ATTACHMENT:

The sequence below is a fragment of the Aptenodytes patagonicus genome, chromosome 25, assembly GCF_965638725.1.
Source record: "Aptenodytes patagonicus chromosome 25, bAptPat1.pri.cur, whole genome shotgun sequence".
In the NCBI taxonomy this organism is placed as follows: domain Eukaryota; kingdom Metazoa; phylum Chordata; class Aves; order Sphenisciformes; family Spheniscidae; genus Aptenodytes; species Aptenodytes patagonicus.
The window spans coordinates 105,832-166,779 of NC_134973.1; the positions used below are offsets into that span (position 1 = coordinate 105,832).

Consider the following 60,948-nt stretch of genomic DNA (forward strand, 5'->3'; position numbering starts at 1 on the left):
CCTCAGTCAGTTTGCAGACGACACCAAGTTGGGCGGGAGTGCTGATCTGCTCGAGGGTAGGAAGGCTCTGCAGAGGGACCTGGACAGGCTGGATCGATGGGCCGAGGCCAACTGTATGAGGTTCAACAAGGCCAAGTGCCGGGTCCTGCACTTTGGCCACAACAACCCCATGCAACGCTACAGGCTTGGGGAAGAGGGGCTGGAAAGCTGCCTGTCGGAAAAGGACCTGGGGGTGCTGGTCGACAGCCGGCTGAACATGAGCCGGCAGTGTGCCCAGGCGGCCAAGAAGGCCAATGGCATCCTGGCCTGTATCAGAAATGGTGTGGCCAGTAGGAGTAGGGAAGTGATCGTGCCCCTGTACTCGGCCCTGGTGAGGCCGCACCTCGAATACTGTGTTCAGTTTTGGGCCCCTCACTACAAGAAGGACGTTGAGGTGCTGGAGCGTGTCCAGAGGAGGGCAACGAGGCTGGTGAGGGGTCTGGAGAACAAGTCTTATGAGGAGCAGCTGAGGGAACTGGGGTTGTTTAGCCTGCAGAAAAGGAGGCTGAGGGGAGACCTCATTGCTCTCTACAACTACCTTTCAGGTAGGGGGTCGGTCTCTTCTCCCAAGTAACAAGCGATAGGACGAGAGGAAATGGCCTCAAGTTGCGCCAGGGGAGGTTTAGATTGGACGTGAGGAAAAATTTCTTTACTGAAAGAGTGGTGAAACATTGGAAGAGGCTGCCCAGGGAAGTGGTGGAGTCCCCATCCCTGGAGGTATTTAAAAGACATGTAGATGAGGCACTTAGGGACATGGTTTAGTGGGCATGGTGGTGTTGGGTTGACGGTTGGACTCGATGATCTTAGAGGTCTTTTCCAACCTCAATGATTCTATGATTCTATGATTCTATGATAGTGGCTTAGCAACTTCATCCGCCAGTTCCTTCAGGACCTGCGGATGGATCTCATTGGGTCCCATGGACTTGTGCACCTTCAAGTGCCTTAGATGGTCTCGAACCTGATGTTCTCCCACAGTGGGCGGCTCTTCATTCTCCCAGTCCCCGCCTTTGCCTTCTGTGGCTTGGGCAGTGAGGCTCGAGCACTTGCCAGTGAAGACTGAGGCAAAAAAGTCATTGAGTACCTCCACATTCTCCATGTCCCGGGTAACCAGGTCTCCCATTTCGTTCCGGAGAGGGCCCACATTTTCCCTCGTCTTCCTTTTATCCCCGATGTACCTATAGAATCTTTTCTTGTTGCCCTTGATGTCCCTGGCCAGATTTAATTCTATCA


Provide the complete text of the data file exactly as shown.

The sequence below is a fragment of the Aptenodytes patagonicus genome, chromosome 25, assembly GCF_965638725.1.
Source record: "Aptenodytes patagonicus chromosome 25, bAptPat1.pri.cur, whole genome shotgun sequence".
In the NCBI taxonomy this organism is placed as follows: domain Eukaryota; kingdom Metazoa; phylum Chordata; class Aves; order Sphenisciformes; family Spheniscidae; genus Aptenodytes; species Aptenodytes patagonicus.
The window spans coordinates 105,832-166,779 of NC_134973.1; the positions used below are offsets into that span (position 1 = coordinate 105,832).

Consider the following 60,948-nt stretch of genomic DNA (forward strand, 5'->3'; position numbering starts at 1 on the left):
CCTCAGTCAGTTTGCAGACGACACCAAGTTGGGCGGGAGTGCTGATCTGCTCGAGGGTAGGAAGGCTCTGCAGAGGGACCTGGACAGGCTGGATCGATGGGCCGAGGCCAACTGTATGAGGTTCAACAAGGCCAAGTGCCGGGTCCTGCACTTTGGCCACAACAACCCCATGCAACGCTACAGGCTTGGGGAAGAGGGGCTGGAAAGCTGCCTGTCGGAAAAGGACCTGGGGGTGCTGGTCGACAGCCGGCTGAACATGAGCCGGCAGTGTGCCCAGGCGGCCAAGAAGGCCAATGGCATCCTGGCCTGTATCAGAAATGGTGTGGCCAGTAGGAGTAGGGAAGTGATCGTGCCCCTGTACTCGGCCCTGGTGAGGCCGCACCTCGAATACTGTGTTCAGTTTTGGGCCCCTCACTACAAGAAGGACGTTGAGGTGCTGGAGCGTGTCCAGAGGAGGGCAACGAGGCTGGTGAGGGGTCTGGAGAACAAGTCTTATGAGGAGCAGCTGAGGGAACTGGGGTTGTTTAGCCTGCAGAAAAGGAGGCTGAGGGGAGACCTCATTGCTCTCTACAACTACCTTTCAGGTAGGGGGTCGGTCTCTTCTCCCAAGTAACAAGCGATAGGACGAGAGGAAATGGCCTCAAGTTGCGCCAGGGGAGGTTTAGATTGGACGTGAGGAAAAATTTCTTTACTGAAAGAGTGGTGAAACATTGGAAGAGGCTGCCCAGGGAAGTGGTGGAGTCCCCATCCCTGGAGGTATTTAAAAGACATGTAGATGAGGCACTTAGGGACATGGTTTAGTGGGCATGGTGGTGTTGGGTTGACGGTTGGACTCGATGATCTTAGAGGTCTTTTCCAACCTCAATGATTCTATGATTCTATGATTCTATGATAGTGGCTTAGCAACTTCATCCGCCAGTTCCTTCAGGACCTGCGGATGGATCTCATTGGGTCCCATGGACTTGTGCACCTTCAAGTGCCTTAGATGGTCTCGAACCTGATGTTCTCCCACAGTGGGCGGCTCTTCATTCTCCCAGTCCCCGCCTTTGCCTTCTGTGGCTTGGGCAGTGAGGCTCGAGCACTTGCCAGTGAAGACTGAGGCAAAAAAGTCATTGAGTACCTCCACATTCTCCATGTCCCGGGTAACCAGGTCTCCCATTTCGTTCCGGAGAGGGCCCACATTTTCCCTCGTCTTCCTTTTATCCCCGATGTACCTATAGAATCTTTTCTTGTTGCCCTTGATGTCCCTGGCCAGATTTAATTCTATCA